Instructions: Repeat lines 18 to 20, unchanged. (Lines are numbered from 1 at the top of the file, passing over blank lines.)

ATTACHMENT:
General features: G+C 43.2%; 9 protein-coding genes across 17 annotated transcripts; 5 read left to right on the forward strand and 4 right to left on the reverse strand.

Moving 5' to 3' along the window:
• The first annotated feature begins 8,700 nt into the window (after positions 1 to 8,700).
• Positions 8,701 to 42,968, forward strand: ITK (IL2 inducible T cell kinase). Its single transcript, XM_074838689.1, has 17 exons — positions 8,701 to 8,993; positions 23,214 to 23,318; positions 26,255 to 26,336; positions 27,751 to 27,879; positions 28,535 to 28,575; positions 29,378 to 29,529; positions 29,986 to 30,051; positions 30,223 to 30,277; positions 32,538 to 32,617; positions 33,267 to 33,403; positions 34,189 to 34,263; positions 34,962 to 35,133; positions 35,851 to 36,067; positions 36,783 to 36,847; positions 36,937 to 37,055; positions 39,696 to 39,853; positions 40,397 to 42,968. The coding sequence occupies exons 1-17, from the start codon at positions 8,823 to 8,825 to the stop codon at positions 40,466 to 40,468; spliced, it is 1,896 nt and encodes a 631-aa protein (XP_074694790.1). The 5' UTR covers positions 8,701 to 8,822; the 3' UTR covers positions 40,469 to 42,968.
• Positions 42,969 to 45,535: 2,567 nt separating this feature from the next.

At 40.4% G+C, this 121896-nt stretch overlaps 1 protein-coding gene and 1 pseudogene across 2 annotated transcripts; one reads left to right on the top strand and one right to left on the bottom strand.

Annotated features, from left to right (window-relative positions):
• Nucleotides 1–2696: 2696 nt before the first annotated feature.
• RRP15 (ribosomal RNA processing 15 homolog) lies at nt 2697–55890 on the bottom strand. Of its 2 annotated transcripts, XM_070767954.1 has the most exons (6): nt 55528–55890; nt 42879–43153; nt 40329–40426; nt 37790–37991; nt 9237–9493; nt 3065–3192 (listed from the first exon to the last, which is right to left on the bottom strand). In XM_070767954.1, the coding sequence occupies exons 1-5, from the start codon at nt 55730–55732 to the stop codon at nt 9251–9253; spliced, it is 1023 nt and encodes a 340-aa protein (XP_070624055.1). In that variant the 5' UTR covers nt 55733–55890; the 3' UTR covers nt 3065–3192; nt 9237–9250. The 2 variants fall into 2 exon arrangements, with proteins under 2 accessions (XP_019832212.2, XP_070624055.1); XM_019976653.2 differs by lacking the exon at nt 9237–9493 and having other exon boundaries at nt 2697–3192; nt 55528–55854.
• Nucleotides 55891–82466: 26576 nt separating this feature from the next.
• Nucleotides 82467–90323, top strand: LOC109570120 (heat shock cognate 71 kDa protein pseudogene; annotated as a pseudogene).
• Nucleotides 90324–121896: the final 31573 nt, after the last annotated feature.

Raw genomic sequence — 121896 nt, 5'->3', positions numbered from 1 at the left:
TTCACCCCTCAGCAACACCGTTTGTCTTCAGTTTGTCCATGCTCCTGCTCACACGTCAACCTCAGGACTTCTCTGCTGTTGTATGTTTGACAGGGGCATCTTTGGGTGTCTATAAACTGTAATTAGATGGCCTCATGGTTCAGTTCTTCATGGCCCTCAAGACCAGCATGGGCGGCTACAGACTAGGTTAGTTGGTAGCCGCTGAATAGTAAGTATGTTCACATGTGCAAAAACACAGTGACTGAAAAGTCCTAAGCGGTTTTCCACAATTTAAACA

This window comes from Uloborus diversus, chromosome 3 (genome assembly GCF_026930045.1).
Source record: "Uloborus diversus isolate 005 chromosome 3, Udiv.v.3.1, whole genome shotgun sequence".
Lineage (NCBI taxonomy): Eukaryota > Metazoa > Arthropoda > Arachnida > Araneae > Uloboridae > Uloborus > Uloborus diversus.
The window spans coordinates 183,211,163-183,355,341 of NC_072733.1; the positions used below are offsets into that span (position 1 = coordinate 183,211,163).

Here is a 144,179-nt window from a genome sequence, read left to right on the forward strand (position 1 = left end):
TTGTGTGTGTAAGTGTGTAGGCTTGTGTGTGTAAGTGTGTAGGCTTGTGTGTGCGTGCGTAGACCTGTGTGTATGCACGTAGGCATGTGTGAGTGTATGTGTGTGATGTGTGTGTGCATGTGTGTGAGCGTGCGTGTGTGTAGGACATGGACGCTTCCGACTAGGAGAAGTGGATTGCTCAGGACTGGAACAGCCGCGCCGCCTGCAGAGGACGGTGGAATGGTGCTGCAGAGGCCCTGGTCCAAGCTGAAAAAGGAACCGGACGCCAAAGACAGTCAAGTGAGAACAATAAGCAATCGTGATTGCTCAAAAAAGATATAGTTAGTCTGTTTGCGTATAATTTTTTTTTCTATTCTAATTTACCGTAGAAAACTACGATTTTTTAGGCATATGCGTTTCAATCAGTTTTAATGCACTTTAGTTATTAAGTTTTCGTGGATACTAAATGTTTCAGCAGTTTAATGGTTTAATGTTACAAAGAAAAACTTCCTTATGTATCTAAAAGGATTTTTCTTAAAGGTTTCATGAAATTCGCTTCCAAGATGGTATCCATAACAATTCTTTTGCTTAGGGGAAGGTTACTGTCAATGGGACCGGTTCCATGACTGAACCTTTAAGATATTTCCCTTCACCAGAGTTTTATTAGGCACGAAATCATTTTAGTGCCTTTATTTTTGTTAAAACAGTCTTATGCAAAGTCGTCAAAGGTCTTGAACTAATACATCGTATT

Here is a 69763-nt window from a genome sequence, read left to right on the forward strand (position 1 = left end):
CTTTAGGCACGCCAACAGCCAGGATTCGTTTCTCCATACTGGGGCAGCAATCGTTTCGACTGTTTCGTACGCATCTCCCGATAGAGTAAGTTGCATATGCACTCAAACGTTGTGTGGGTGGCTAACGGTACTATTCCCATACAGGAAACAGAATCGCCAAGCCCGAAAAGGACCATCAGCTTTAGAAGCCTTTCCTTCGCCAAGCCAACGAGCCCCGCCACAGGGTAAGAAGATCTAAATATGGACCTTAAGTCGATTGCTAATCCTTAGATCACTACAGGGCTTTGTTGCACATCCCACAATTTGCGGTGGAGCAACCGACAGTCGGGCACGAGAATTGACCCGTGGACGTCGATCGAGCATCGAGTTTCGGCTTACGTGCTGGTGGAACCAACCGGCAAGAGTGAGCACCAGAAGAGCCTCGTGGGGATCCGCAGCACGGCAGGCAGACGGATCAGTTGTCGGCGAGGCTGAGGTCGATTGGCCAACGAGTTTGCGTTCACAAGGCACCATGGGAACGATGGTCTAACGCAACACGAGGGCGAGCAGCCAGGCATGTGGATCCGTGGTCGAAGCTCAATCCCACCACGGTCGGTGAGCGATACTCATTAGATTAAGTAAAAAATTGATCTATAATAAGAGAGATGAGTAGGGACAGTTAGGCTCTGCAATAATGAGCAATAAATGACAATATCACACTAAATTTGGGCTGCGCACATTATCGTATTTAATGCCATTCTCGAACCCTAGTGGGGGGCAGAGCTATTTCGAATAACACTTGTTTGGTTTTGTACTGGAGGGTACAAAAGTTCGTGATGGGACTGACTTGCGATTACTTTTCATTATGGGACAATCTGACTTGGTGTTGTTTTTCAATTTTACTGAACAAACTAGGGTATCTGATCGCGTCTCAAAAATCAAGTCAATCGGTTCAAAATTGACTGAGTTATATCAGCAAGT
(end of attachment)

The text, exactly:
The window spans coordinates 183,211,163-183,355,341 of NC_072733.1; the positions used below are offsets into that span (position 1 = coordinate 183,211,163).

Here is a 144,179-nt window from a genome sequence, read left to right on the forward strand (position 1 = left end):
TTGTGTGTGTAAGTGTGTAGGCTTGTGTGTGTAAGTGTGTAGGCTTGTGTGTGCGTGCGTAGACCTGTGTGTATGCACGTAGGCATGTGTGAGTGTATGTGTGTGATGTGTGTGTGCATGTGTGTGAGCGTGCGTGTGTGTAGGACATGGACGCTTCCGACTAGGAGAAGTGGATTGCTCAGGACTGGAACAGCCGCGCCGCCTGCAGAGGACGGTGGAATGGTGCTGCAGAGGCCCTGGTCCAAGCTGAAAAAGGAACCGGACGCCAAAGACAGTCAAGTGAGAACAATAAGCAATCGTGATTGCTCAAAAAAGATATAGTTAGTCTGTTTGCGTATAATTTTTTTTTCTATTCTAATTTACCGTAGAAAACTACGATTTTTTAGGCATATGCGTTTCAATCAGTTTTAATGCACTTTAGTTATTAAGTTTTCGTGGATACTAAATGTTTCAGCAGTTTAATGGTTTAATGTTACAAAGAAAAACTTCCTTATGTATCTAAAAGGATTTTTCTTAAAGGTTTCATGAAATTCGCTTCCAAGATGGTATCCATAACAATTCTTTTGCTTAGGGGAAGGTTACTGTCAATGGGACCGGTTCCATGACTGAACCTTTAAGATATTTCCCTTCACCAGAGTTTTATTAGGCACGAAATCATTTTAGTGCCTTTATTTTTGTTAAAACAGTCTTATGCAAAGTCGTCAAAGGTCTTGAACTAATACATCGTATT